Numerous solutions exist for infrastructure virtualization. Virtualization is not only helpful for deploying systems, but also for integration testing, building distributable packages and software development.

Virtualization that uses a hypervisor (e.g. virtualbox, kvm-qemu) are commonly in use today. Vagrant, a great development tool, provides a simple interface on top of the virtual machines. Newer solutions, including LXC, docker and rkt, are based on Linux containerization. Linux containers are built on Linux features like namespaces, cgroups and SELinux.

Linux containers

Linux containers provide a significant performance improvement by using the same kernel as the host instead of a hypervisor. However that may limit what software can be run in the container if it is dependent on a particular kernel version. This is a much more significant problem for system containers.

System containers contain an entire init system and therefore somewhat mimic a full system. For example, this allows you to define network configuration within the container. System containers are especially useful for legacy systems. However they are also limited by the dependency on a shared kernel. For example, CentOS 6 and 7 cannot run on the same base system, because the current revision of CentOS 6 uses a 2.6 kernel, while 7 uses 3.1.


The CTO of docker did an interview on FLOSS Weekly. He stressed the importance of Docker as a distribution medium and its ability to isolate dependencies. These two qualities appear to be what is driving Docker’s success. Package managers like yum and apt have provided solutions to this problem for years.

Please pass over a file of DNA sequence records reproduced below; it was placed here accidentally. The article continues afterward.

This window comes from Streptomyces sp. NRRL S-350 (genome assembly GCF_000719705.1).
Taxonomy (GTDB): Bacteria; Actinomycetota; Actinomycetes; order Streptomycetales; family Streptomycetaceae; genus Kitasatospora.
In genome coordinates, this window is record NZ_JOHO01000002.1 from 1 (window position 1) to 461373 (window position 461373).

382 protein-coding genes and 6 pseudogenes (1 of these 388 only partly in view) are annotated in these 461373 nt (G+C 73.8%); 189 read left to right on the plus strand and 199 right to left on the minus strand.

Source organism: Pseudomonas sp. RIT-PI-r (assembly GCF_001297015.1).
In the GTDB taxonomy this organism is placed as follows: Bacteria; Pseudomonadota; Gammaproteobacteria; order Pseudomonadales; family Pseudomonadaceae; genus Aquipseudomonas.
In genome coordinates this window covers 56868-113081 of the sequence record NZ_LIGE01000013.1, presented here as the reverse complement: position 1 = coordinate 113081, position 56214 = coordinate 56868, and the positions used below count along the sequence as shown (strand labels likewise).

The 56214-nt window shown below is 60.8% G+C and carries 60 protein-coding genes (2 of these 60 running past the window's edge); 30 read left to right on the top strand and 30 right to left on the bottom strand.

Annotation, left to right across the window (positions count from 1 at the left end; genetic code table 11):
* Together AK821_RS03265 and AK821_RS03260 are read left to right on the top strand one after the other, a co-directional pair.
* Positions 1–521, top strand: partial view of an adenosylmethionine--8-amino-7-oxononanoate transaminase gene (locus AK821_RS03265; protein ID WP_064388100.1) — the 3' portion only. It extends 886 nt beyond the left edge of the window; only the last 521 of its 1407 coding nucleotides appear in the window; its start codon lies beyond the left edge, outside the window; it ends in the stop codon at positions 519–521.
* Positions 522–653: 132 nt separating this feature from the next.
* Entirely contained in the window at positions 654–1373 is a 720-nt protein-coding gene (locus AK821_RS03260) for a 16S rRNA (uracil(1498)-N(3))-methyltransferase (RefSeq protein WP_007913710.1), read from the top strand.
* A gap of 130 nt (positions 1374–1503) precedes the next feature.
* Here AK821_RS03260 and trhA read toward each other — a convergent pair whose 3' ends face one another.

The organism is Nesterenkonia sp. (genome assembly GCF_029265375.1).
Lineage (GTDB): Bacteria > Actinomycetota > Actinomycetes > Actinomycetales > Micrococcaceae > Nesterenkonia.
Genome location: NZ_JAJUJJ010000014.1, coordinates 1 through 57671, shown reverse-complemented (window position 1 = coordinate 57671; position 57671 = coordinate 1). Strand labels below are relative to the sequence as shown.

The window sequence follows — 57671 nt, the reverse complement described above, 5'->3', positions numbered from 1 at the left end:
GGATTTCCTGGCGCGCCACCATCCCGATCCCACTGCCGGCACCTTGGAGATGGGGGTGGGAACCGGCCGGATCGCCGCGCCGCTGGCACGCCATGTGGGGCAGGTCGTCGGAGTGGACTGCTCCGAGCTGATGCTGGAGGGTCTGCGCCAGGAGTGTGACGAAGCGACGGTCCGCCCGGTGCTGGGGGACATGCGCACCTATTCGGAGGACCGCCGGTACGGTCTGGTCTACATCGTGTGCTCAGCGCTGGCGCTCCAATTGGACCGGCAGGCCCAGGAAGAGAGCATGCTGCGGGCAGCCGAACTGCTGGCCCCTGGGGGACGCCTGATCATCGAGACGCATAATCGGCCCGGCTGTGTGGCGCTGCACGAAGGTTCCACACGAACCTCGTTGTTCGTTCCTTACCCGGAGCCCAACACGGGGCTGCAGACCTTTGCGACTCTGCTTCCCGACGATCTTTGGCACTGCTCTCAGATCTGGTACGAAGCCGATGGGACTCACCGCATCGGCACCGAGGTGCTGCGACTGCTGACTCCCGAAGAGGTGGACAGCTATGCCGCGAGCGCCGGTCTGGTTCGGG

The performance gains from using using a shared kernel are significant, but the real benefit, as with Vagrant, is the perceived simplification of bootstrapping a system.

There are countless other qualities of Docker beyond distribution and dependency isolation. They tend to add a great deal of complexity with little benefit to a broad audience.

Although mentioned only briefly during the interview, a large part of that distribution mechanism is the git style revision control.

The distinction between a container and an image can be confusing and tedious in practice. To modify an image it is easier to write a Dockerfile, which iterates through every line, running the command on that line in a container based on the original image, store the state of the container into a new image, and then point the new image to original image’s name. Containers only run as long as the process inside it is running.

Because Docker is a type of application container it needs to provide a lot of the services a full Linux distribution would, while running inside a host distribution. The most important functionality is providing networking. Release 1.6 of Docker provided the first logging drivers.